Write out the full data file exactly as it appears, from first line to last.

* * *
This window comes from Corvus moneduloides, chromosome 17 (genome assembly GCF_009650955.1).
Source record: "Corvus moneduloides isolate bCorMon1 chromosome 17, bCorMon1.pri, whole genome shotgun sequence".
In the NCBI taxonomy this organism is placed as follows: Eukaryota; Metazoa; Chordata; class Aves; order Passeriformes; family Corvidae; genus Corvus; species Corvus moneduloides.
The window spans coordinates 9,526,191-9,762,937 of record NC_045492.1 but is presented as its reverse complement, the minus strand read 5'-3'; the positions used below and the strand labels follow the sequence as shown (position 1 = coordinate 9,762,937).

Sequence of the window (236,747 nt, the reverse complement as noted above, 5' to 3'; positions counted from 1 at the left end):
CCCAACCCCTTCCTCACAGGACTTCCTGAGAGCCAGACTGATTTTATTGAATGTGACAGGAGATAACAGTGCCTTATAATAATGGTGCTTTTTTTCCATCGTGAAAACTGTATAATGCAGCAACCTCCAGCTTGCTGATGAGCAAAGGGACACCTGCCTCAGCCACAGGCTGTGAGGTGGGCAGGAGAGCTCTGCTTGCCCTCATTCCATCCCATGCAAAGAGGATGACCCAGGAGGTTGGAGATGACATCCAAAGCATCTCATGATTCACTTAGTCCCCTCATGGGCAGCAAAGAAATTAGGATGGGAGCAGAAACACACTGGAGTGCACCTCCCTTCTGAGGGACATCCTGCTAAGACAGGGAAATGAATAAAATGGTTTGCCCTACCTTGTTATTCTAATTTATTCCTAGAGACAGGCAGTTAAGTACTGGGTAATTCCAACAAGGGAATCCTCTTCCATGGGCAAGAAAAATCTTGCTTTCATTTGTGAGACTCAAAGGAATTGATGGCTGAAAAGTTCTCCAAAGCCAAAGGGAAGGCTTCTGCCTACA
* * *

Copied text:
This window comes from Corvus moneduloides, chromosome 17 (genome assembly GCF_009650955.1).
Source record: "Corvus moneduloides isolate bCorMon1 chromosome 17, bCorMon1.pri, whole genome shotgun sequence".
In the NCBI taxonomy this organism is placed as follows: Eukaryota; Metazoa; Chordata; class Aves; order Passeriformes; family Corvidae; genus Corvus; species Corvus moneduloides.
The window spans coordinates 9,526,191-9,762,937 of record NC_045492.1 but is presented as its reverse complement, the minus strand read 5'-3'; the positions used below and the strand labels follow the sequence as shown (position 1 = coordinate 9,762,937).

Sequence of the window (236,747 nt, the reverse complement as noted above, 5' to 3'; positions counted from 1 at the left end):
CCCAACCCCTTCCTCACAGGACTTCCTGAGAGCCAGACTGATTTTATTGAATGTGACAGGAGATAACAGTGCCTTATAATAATGGTGCTTTTTTTCCATCGTGAAAACTGTATAATGCAGCAACCTCCAGCTTGCTGATGAGCAAAGGGACACCTGCCTCAGCCACAGGCTGTGAGGTGGGCAGGAGAGCTCTGCTTGCCCTCATTCCATCCCATGCAAAGAGGATGACCCAGGAGGTTGGAGATGACATCCAAAGCATCTCATGATTCACTTAGTCCCCTCATGGGCAGCAAAGAAATTAGGATGGGAGCAGAAACACACTGGAGTGCACCTCCCTTCTGAGGGACATCCTGCTAAGACAGGGAAATGAATAAAATGGTTTGCCCTACCTTGTTATTCTAATTTATTCCTAGAGACAGGCAGTTAAGTACTGGGTAATTCCAACAAGGGAATCCTCTTCCATGGGCAAGAAAAATCTTGCTTTCATTTGTGAGACTCAAAGGAATTGATGGCTGAAAAGTTCTCCAAAGCCAAAGGGAAGGCTTCTGCCTACA